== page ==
UK house prices rise unexpectedly for third month in a row, by 0.8%

UK house prices rose unexpectedly for a third month in a row in March in a sign of “resilience” in the market according to the latest report from Halifax.

The lender said the average price rose by 0.8% month on month, to £287,880, which followed rises of 0.2% and 1.2% in January and February.

The increase defied economists’ expectations of a 0.3% fall.

Over the past 12 months house price growth has eased to 1.6%, its slowest rate since October 2019, Halifax said on Thursday, but prices rose in every region of the UK during March.

Economists have been waiting to see the extent of the slowdown in the British housing market amid high inflation and rising interest rates by central banks in response.

Kim Kinnaird, director of Halifax Mortgages, said the market had been helped by the easing in borrowing costs since the “sudden spike” in November and December. That increase was caused by the chaos following the disastrous mini-budget of Liz Truss and Kwasi Kwarteng, but rates fell back after they were replaced as prime minister and chancellor respectively.

Kinnaird said that “overall these latest figures continue to suggest relative stability in the housing market at the start of 2023”.

She said there had been a “partial recovery in activity and transactions, especially when compared to the significant drops seen at the end of last year, with latest Bank of England data showing mortgage approvals rising for the first time in six months”.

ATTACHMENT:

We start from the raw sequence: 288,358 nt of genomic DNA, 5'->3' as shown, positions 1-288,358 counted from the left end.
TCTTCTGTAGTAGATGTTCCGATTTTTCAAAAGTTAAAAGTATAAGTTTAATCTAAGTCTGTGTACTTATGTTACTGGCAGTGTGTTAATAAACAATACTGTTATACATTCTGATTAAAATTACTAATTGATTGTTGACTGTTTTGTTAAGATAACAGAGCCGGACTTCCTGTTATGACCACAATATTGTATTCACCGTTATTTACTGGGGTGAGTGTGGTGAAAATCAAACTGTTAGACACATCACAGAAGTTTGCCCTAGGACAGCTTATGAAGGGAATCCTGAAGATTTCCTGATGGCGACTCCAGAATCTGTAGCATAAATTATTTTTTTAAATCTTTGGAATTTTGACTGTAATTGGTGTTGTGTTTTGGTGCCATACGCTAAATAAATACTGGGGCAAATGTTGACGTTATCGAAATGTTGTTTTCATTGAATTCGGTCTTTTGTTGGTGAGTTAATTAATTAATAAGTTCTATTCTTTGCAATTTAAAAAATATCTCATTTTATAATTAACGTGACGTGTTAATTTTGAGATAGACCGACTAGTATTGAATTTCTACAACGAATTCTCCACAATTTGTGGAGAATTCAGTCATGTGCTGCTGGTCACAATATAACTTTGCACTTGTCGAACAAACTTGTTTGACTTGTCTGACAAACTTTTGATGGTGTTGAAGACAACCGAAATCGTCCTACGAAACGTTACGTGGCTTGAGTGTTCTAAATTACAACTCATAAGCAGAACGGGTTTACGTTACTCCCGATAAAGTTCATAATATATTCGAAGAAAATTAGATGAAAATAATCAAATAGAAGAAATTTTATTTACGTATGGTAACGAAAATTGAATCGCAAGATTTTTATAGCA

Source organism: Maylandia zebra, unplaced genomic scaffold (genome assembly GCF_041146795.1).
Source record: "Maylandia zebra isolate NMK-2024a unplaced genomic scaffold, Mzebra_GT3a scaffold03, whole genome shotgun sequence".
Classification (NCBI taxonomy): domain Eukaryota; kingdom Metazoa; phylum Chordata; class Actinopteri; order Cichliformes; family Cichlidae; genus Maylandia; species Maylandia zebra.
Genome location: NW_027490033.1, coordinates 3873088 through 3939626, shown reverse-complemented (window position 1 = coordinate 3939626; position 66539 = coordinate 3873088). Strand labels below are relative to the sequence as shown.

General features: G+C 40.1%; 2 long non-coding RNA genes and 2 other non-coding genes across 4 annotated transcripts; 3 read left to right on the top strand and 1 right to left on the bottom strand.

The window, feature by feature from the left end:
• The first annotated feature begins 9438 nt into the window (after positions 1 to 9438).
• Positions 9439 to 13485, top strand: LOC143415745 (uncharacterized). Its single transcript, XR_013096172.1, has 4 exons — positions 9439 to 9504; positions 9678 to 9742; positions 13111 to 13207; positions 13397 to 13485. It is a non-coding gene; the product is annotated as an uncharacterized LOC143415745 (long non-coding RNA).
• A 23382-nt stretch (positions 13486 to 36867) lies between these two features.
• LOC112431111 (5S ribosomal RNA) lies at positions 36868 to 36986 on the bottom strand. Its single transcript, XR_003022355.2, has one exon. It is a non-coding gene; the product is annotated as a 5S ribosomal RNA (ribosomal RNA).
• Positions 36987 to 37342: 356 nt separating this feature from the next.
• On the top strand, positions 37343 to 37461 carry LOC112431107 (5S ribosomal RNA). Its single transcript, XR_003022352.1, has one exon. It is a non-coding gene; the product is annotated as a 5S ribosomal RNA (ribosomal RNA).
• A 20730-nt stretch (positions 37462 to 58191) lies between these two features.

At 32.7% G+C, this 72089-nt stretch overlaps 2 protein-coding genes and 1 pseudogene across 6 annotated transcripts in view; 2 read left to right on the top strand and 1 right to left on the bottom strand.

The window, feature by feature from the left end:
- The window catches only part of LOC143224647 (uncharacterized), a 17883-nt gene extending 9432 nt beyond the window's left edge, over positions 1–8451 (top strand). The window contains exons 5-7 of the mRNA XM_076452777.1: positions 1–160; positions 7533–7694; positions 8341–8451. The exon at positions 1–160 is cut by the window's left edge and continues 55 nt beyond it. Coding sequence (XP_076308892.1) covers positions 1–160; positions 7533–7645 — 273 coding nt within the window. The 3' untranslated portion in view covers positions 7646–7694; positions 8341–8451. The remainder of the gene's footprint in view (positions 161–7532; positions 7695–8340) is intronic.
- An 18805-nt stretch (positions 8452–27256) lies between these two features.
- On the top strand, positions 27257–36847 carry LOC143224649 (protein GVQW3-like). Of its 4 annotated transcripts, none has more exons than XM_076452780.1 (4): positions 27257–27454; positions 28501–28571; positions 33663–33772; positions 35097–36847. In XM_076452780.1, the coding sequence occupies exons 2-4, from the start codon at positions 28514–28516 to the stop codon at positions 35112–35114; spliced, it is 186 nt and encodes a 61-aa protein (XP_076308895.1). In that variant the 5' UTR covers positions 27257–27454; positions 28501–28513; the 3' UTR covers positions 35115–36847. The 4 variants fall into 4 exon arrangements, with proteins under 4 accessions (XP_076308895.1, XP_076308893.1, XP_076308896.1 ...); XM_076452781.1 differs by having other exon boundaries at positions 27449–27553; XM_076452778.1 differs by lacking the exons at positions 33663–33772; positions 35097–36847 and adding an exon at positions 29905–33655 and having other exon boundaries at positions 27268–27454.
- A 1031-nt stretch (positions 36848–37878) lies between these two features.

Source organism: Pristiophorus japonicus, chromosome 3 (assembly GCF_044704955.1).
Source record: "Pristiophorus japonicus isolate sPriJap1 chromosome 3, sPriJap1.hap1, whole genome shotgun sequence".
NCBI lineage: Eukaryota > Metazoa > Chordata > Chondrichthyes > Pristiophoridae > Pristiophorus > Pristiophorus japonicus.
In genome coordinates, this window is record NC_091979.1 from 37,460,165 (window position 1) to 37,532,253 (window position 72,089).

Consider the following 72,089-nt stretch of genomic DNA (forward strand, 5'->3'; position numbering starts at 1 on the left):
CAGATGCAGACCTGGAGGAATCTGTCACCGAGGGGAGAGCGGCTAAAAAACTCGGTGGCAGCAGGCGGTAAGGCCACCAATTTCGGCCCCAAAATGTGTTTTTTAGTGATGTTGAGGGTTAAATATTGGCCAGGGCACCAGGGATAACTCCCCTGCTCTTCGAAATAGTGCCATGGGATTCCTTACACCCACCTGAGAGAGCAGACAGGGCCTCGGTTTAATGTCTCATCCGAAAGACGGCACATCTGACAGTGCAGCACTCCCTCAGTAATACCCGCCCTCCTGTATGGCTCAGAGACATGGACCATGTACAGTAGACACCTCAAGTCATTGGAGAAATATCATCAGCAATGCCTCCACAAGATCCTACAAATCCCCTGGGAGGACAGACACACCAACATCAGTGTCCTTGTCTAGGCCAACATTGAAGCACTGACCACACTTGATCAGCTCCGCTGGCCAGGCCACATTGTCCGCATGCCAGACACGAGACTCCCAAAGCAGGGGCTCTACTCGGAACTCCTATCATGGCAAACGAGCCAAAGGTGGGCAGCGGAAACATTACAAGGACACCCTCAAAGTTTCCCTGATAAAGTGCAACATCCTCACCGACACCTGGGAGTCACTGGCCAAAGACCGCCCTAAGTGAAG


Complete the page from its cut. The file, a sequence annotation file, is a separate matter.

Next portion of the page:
Similar data from Nationwide, the UK’s largest building society, last week suggested that house prices fell at their fastest rate since the global financial crisis in 2009. However, despite the pressures on potential buyers, average prices have remained near the record levels of last year, albeit after a small dip. The transactions tracked by Halifax are £30,000 larger on average than those tracked by Nationwide.

Martin Beck, chief economic adviser to the EY Item Club, a forecaster, said he still expected prices to “drift down this year” to more affordable levels, but added that there were some reasons why prices could be holding up.

“A rise in mortgage approvals in February and better survey data on transactions of late suggests that weakness in housing market activity may have bottomed out,” he said. “The economy is showing increased signs of health, aided by falling energy prices, with job creation continuing at a solid pace and consumer confidence recovering.”

UK consumer prices index inflation rose in February to 10.4%, near the 41-year-high level of 11.1% hit in October. However, it is expected to slow in the coming months as energy prices decelerate. That could give households more financial headroom.

At the same time, Kinnaird noted that mortgage costs are unlikely to get significantly cheaper in the short-term. The Bank of England last month raised interest rates for an 11th consecutive time, to 4.25%, and investors expect further rate increases to come.

Although some members of its monetary policy committee are already thinking about when rates should fall back, the Bank’s chief economist, Huw Pill, this week said the policymakers needed to keep rates high enough for long enough to ensure that inflation falls back towards its 2% target.

Source: The Guardian, Jasper Jolly, 6th April 2023